This piece reflects on two cardinal roles of election observers. First, is the role to observe elections, collate facts, analyze them and disseminate information to a broad spectrum of end-users. How they perform this function impacts significantly on the perception and ultimate credibility accorded to the electoral process. Objectivity, independence and impartiality remain guiding principles here. The second function relates to their role to share reports on their activities and findings, and how this facilitates improvements in the functions of the election management body by highlighting challenges and pointing the way forward in strengthening the election process.

II.     Defining Terms
Some ambiguity has often shrouded the meaning of certain electoral terms and the responsibilities inherent in those roles. Of particular interest here are the terms election observers and monitors. Observer groups tend to use them interchangeably, without giving attention to the specific connotation of each term. The AU Observer Guidelines posits that election observation “involves gathering information and making an informed judgement”, whereas monitoring “involves the authority to observe an election process and to intervene in that process if relevant laws or standard procedures are being violated or ignored.”

The INEC Observer Guidelines provide a more elaborate definition of these terms. It posits that election observation is:

the process whereby elections in a particular country or locality are observed against set standards by an independent and impartial body of observers with the aim of identifying whether the elections conform to accepted guarantees of democratic participation, identifying flaws and challenges, and also making recommendations on how the process can be improved in the future.

The INEC Observer Guidelines further describes an election monitor as “an integral part of election management structure and has a role in the administration of the election.” In Nigeria, this role is exclusively reserved for INEC and its duly authorized personnel. The INEC Observer Guidelines recognizes both local and international observers and describes an observer as a “person sponsored by an organisation and accredited by INEC to observe elections within guidelines established by INEC.”

III.   Information Dissemination
Election observation allows groups to gather first hand information of the process, events and developments throughout the electoral process. The AU Observer Guidelines provides that “election assessment involves on-spot, preliminary evaluation of the conditions within which elections will take place.” Observer groups play key roles in information dissemination during elections. These roles differ slightly depending on the phase of the electoral process. We shall examine them in three phases – before, during and post elections. The peculiarities of each phase inform the methodology employed.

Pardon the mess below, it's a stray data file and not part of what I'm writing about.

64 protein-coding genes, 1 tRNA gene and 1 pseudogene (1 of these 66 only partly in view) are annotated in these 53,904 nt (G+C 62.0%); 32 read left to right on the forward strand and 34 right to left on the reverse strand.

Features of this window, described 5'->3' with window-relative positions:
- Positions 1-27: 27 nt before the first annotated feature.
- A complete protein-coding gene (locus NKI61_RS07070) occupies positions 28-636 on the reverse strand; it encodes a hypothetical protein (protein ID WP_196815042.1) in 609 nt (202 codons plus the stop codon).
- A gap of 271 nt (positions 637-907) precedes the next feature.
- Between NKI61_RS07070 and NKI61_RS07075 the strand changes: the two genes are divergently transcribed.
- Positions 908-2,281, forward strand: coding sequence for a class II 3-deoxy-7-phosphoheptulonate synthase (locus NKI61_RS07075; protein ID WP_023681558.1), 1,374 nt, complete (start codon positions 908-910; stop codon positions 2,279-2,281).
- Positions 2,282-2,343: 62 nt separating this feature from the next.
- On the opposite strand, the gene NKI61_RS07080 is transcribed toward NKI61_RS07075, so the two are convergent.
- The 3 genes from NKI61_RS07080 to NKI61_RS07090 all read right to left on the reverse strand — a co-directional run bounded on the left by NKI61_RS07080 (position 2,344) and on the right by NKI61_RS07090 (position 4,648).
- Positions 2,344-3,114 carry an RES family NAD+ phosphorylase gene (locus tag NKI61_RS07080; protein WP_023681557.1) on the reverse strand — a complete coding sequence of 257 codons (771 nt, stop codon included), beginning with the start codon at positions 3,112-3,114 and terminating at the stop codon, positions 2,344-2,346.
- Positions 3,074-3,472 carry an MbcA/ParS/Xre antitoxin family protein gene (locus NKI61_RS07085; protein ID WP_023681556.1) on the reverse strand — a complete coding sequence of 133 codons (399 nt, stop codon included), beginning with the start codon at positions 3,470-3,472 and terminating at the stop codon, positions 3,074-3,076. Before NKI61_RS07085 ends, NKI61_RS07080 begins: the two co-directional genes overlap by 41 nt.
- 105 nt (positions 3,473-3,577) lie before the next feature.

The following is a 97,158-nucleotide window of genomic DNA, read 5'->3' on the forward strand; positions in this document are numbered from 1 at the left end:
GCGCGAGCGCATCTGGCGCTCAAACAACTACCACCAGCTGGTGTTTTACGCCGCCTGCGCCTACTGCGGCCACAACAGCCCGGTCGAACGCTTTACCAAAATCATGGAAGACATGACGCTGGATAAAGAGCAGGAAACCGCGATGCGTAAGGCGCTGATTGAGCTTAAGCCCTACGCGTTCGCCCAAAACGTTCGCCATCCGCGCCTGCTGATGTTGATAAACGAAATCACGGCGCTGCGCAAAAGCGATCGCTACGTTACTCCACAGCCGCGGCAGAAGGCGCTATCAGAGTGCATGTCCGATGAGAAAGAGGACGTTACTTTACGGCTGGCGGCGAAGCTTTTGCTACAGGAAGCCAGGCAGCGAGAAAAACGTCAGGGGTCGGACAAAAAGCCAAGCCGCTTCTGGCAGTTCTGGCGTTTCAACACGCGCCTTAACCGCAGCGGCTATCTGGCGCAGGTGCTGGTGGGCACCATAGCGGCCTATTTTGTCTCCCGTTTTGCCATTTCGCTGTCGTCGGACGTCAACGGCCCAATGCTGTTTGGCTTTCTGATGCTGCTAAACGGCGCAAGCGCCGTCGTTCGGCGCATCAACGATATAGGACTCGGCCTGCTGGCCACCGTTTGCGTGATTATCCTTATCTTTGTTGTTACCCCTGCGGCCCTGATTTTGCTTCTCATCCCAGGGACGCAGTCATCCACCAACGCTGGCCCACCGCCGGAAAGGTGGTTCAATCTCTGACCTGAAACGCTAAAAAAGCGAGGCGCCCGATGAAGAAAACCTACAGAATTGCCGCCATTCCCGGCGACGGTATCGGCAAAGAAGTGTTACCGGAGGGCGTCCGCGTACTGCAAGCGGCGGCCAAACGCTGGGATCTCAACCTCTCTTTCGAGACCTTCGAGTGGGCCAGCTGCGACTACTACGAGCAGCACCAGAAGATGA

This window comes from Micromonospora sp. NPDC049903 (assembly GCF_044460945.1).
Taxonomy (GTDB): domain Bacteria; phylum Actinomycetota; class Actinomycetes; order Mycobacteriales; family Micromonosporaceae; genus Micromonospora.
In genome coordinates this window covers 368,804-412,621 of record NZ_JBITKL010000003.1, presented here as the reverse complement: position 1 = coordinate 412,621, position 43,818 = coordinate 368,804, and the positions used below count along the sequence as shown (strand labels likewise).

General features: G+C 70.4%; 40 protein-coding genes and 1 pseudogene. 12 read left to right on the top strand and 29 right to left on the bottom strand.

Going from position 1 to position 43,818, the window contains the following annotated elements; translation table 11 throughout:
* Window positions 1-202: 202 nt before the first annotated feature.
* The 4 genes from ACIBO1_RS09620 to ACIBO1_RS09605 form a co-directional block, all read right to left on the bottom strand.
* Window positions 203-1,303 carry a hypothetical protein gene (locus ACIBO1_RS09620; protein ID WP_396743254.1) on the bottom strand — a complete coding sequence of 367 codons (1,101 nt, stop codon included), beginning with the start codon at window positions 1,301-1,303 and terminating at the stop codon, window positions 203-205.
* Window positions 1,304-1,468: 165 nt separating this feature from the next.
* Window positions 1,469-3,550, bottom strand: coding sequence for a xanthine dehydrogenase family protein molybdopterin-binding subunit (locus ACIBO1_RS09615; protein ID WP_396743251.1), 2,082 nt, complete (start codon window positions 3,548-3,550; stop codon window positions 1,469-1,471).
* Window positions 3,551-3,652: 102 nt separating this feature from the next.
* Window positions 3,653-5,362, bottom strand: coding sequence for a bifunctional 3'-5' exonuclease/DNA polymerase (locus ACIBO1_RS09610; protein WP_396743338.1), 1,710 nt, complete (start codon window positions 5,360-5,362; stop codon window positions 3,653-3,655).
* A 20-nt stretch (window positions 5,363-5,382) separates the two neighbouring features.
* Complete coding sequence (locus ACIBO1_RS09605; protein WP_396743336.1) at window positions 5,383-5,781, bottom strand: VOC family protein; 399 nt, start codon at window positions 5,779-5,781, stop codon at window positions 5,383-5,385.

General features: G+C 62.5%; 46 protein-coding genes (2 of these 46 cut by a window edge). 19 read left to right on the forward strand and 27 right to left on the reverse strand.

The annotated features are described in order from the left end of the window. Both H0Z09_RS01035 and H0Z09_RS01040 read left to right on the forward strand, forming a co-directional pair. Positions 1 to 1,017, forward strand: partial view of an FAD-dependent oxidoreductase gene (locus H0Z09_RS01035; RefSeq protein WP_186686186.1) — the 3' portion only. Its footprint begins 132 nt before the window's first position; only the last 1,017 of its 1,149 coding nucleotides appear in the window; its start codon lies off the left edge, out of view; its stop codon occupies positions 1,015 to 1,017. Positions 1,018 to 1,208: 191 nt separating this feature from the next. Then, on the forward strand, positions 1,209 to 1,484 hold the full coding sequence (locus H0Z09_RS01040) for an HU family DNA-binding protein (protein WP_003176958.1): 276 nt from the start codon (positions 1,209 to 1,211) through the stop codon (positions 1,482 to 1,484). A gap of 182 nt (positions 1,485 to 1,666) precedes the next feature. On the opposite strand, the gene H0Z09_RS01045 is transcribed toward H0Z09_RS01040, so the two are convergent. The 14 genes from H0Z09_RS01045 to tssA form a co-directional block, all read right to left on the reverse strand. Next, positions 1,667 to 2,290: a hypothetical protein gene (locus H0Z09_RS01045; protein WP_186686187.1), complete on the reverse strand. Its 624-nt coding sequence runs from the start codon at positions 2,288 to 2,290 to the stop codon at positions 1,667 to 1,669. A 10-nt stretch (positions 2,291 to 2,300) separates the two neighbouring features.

Before Election: This is when election observer groups conduct research, studies, analysis and assessments to provide background materials and information on the dynamics of the election. Every election has peculiarities that define it. Observer groups have a responsibility to also educate and enlighten the populace. They can help people sieve through the many layers of issues around the elections and identify what really matters. They can also keep the people informed about developments, changes in the legal/political framework and foster civic engagement through television discussions, radio messages, newspaper adverts and other social media platforms such as blogs, Facebook, Twitter, YouTube etc. They also produce materials such as policy briefs, security threat assessments and other advocacy materials targeted at more specific institutions and groups such as INEC, Police, Political parties and international partners. An example here is the Pre-Election Security Threat Assessment produced by CLEEN Foundation.[2]

During Elections: This is when observer groups perform their most critical function - to observe the elections and report on events as they happen. In previous years, this later element of immediate reporting was missing. However, with the availability of mobile smart phones, sms packages and various social media platforms, it is possible and indeed imperative to provide real time articulation of issues, report of incidents and management of developments in the field. Since the April 2011 elections, this form of reporting has been used in interfacing with the Civil Society Election Situation room, INEC Situation room and the Police and has contributed in providing real time response to issues as it happens.

However, the possibility of abusing this should not be overlooked. In some elections, varied degrees of falsehood and speculative messages were disseminated, especially through social media. Some people have suggested that we gag social media so it does not undermine the electoral process. We do not support censorship of the various social media platforms, rather we encourage INEC and the Police to engage social media by maintaining a presence on social media during elections and ensuring that it serves as the platform for verifying and disseminating information. It can achieve this through active collaboration with observer groups in the field during elections and with Information Technology savvy groups such as Enough is Enough, Nigeria (EiE).